however, you shall not: do anything likely to impair, interfere with or damage or cause harm or distress to any persons, or the network; do anything that will infringe any Intellectual Property Rights or other rights of Mondaq or any third party; or use the Website, Services and/or Content otherwise than in accordance with these Terms; use any trade marks or service marks of Mondaq or the Contributors, or do anything which may be seen to take unfair advantage of the reputation and goodwill of Mondaq or the Contributors, or the Website, Services and/or Content.

Mondaq reserves the right, in its sole discretion, to take any action that it deems necessary and appropriate in the event it considers that there is a breach or threatened breach of the Terms.

Mondaq’s Rights and Obligations

Unless otherwise expressly set out to the contrary, nothing in these Terms shall serve to transfer from Mondaq to you, any Intellectual Property Rights owned by and/or licensed to Mondaq and all rights, title and interest in and to such Intellectual Property Rights will remain exclusively with Mondaq and/or its licensors.

Mondaq shall use its reasonable endeavours to make the Website and Services available to you at all times, but we cannot guarantee an uninterrupted and fault free service.

Mondaq reserves the right to make changes to the services and/or the Website or part thereof, from time to time, and we may add, remove, modify and/or vary any elements of features and functionalities of the Website or the services.

Mondaq also reserves the right from time to time to monitor your Use of the Website and/or services.

Disclaimer

The Content is general information only. It is not intended to constitute legal advice or seek to be the complete and comprehensive statement of the law, nor is it intended to address your specific requirements or provide advice on which reliance should be placed. Mondaq and/or its Contributors and other suppliers make no representations about the suitability of the information contained in the Content for any purpose. All Content provided "as is" without warranty of any kind. Mondaq and/or its Contributors and other suppliers hereby exclude and disclaim all representations, warranties or guarantees with regard to the Content, including all implied warranties and conditions of merchantability, fitness for a particular purpose, title and non-infringement. To the maximum extent permitted by law, Mondaq expressly excludes all representations, warranties, obligations, and liabilities arising out of or in connection with all Content. In no event shall Mondaq and/or its respective suppliers be liable for any special, indirect or consequential damages or any damages whatsoever resulting from loss of use, data or profits, whether in an action of contract, negligence or other tortious action, arising out of or in connection with the use of the Content or performance of Mondaq’s Services.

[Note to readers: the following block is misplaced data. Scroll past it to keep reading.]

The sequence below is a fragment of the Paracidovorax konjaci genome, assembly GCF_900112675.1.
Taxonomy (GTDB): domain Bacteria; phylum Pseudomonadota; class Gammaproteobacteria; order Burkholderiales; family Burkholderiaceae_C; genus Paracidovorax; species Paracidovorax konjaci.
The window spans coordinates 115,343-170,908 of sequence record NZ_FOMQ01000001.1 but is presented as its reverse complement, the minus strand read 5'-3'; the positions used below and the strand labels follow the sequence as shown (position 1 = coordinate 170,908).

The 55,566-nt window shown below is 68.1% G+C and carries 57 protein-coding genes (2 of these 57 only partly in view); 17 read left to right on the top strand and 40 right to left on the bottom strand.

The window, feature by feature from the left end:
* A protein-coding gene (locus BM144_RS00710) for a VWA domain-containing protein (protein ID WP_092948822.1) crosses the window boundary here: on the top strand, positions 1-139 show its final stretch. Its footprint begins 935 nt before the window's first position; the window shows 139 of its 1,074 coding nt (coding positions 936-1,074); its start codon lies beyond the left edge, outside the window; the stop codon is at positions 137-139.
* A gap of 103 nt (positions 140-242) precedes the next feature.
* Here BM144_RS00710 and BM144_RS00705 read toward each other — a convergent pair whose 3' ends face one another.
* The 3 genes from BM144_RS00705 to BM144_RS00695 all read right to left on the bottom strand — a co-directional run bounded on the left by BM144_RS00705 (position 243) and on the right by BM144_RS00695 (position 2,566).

General

Mondaq may alter or amend these Terms by amending them on the Website. By continuing to Use the Services and/or the Website after such amendment, you will be deemed to have accepted any amendment to these Terms.

These Terms shall be governed by and construed in accordance with the laws of England and Wales and you irrevocably submit to the exclusive jurisdiction of the courts of England and Wales to settle any dispute which may arise out of or in connection with these Terms. If you live outside the United Kingdom, English law shall apply only to the extent that English law shall not deprive you of any legal protection accorded in accordance with the law of the place where you are habitually resident ("Local Law"). In the event English law deprives you of any legal protection which is accorded to you under Local Law, then these terms shall be governed by Local Law and any dispute or claim arising out of or in connection with these Terms shall be subject to the non-exclusive jurisdiction of the courts where you are habitually resident.

You may print and keep a copy of these Terms, which form the entire agreement between you and Mondaq and supersede any other communications or advertising in respect of the Service and/or the Website.

No delay in exercising or non-exercise by you and/or Mondaq of any of its rights under or in connection with these Terms shall operate as a waiver or release of each of your or Mondaq’s right. Rather, any such waiver or release must be specifically granted in writing signed by the party granting it.

If any part of these Terms is held unenforceable, that part shall be enforced to the maximum extent permissible so as to give effect to the intent of the parties, and the Terms shall continue in full force and effect.

Mondaq shall not incur any liability to you on account of any loss or damage resulting from any delay or failure to perform all or any part of these Terms if such delay or failure is caused, in whole or in part, by events, occurrences, or causes beyond the control of Mondaq. Such events, occurrences or causes will include, without limitation, acts of God, strikes, lockouts, server and network failure, riots, acts of war, earthquakes, fire and explosions.

By clicking Register you state you have read and agree to our Terms and Conditions